American gun buyers have shattered the record for monthly firearm sales, with FBI data showing a whopping 4.14 million background checks in January 2020, which serves as a proxy for purchases.
According to recent figures from the FBI’s National Instant Criminal Background Check System (NICS), gun sales in January surged by around 9.5 percent month-over-month and a whopping 60 percent compared to January 2019.
But while the gun sales trend has seen a steady rise since 2005, when nearly 9 million checks were done, the past year saw extraordinary activity, with almost 40 percent more checks compared to 2019.
The surge in gun sales in 2020 was the biggest yearly spike in both absolute figures and year-over-year percent change, since the NICS system started tracking in 1998. Last year’s surge eclipsed the second biggest year-over-year rise of 19 percent in 2016, another election year.
While gun sales tend to spike in election years, experts say new trends were visible in 2020, a year marked by pandemic anxiety, social unrest, and political uncertainty.
Mark Hanish, Ammo’s president of global sales and marketing, told the Financial Times in an interview ahead of the November election that part of the surge in gun sales was among people who previously didn’t own firearms, because of a combination of the pandemic, the election, and concern about “civil unrest and uncertainty.”
“In past [election] run-ups, your traditional folks who were already gun owners would purchase more. This is brand new people,” he told the publication.
According to a 2020 survey conducted by the National Shooting Sports Foundation (NSSF) trade association, more than 40 percent of the guns sold from January through April 2020 were purchased by first-time buyers. The survey also found that 40 percent of these first-time purchasers were women.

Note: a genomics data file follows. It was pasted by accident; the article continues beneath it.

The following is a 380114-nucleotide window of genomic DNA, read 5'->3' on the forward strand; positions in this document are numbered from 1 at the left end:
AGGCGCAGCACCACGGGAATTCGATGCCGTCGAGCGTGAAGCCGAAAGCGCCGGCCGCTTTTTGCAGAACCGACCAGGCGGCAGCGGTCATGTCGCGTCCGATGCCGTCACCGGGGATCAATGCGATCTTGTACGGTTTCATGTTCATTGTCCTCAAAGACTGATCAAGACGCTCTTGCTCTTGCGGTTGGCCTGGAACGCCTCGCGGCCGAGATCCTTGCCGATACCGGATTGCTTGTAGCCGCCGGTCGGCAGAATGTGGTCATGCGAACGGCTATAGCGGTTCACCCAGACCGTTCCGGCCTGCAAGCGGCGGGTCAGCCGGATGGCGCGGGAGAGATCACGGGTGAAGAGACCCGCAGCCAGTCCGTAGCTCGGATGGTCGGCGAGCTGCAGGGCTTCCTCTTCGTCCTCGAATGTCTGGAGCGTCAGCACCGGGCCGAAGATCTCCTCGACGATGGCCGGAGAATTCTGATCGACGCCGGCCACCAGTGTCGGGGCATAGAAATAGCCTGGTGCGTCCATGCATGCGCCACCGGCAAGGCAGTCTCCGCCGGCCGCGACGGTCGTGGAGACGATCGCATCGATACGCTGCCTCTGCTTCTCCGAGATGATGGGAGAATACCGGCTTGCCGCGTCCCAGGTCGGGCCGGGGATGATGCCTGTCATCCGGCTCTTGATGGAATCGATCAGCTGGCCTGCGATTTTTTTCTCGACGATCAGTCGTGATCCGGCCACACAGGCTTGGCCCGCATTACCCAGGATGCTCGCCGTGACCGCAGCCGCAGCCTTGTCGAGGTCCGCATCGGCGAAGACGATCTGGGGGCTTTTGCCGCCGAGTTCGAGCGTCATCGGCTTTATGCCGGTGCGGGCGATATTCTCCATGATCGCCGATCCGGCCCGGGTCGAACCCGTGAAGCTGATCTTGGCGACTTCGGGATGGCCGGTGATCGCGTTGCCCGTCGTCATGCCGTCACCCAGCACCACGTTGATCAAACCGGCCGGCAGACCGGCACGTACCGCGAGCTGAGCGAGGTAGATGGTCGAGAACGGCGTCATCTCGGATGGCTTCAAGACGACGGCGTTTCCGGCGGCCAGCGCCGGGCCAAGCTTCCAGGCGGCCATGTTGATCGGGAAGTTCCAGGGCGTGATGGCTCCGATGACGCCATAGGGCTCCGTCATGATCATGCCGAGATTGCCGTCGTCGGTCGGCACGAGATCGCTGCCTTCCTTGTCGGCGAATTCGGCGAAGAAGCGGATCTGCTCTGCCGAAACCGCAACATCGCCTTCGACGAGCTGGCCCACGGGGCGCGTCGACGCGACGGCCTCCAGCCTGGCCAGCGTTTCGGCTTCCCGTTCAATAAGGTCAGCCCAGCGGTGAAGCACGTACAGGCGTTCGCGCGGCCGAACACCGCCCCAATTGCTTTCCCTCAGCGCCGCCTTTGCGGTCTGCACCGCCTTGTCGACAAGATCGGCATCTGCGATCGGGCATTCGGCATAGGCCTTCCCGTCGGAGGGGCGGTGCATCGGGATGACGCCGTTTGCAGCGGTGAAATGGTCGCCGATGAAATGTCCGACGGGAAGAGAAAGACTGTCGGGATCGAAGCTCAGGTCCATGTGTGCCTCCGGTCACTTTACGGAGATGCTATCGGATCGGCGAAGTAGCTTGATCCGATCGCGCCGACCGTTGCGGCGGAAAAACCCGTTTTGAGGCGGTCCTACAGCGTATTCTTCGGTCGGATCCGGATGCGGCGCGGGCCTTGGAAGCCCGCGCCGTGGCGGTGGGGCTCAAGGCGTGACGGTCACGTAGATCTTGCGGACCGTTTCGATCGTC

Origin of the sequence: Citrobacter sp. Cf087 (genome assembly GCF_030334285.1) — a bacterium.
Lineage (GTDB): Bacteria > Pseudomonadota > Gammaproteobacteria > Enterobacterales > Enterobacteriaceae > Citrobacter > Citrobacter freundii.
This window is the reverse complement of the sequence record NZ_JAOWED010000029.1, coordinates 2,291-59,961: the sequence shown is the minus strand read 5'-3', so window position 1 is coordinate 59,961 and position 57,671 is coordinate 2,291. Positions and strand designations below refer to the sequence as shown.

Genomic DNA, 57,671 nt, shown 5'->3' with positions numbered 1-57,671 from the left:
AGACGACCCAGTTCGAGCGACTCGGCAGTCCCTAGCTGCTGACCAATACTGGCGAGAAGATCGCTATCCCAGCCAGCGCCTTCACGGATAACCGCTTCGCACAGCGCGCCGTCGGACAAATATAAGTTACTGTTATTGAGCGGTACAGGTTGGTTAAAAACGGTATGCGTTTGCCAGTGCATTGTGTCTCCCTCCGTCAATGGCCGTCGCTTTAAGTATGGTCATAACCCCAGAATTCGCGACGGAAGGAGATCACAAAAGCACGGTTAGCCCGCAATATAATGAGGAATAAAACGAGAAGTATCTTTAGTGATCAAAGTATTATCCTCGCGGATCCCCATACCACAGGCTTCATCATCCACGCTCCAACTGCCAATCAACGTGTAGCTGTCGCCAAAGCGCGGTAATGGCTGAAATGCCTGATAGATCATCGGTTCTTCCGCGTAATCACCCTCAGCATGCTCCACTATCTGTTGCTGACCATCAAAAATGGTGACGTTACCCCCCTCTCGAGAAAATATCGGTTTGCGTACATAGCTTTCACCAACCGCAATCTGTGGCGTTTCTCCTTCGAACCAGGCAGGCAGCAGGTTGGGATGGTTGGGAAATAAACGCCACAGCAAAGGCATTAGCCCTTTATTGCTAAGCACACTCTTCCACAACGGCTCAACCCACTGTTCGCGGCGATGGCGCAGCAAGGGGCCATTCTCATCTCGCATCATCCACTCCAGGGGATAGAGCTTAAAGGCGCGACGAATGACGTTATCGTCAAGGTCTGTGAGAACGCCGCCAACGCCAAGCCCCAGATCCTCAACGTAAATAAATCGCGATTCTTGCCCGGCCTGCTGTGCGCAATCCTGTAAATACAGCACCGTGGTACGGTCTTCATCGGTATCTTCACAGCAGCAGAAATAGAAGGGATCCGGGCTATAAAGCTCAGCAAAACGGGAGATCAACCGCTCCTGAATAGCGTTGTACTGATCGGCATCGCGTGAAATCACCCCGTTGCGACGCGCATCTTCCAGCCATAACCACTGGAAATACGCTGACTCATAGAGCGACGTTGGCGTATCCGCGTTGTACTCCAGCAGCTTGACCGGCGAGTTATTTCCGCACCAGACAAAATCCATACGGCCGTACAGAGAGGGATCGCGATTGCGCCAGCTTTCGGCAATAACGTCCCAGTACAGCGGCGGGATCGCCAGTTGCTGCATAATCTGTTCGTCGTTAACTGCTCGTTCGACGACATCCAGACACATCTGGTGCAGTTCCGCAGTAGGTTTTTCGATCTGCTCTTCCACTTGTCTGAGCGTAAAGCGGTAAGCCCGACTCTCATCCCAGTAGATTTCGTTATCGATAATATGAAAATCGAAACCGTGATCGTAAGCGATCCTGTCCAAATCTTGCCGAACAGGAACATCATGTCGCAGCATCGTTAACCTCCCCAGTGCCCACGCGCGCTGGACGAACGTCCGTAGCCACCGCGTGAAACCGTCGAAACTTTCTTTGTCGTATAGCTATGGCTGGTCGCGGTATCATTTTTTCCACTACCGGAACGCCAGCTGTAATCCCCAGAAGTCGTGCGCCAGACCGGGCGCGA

NSSF Senior Vice President of General Counsel Lawrence Keane called the surge a “tectonic shift” in the industry marketplace and a “complete transformation of today’s gun-owning community.”
“These first-time buyers represent a group of people who, until now, were agnostic regarding firearm ownership,” Keane said in a media release. “That’s rapidly changing, and these Americans are taking hold of their God-given right to keep and bear arms and protect themselves and their loved ones.”
President Joe Biden has called for a number of stricter gun control measures, including prohibiting online gun sales and incentivizing states to introduce “red flag” laws and gun-licensing regimes.
On Feb. 15, White House press secretary Jen Psaki told reporters that gun control is a “priority” for Biden, who is “not afraid of standing up” to the National Rifle Association (NRA), the nation’s largest gun rights group.
Psaki made the comments when asked about potential new gun legislation under the new administration.
“We haven’t proposed a package at this point, so it’s hard for me to make a prediction about the likelihood of passing,” Psaki said.
Since it was begun in 1998, the NICS system has processed more than 300 million checks, including over 1.5 million denials.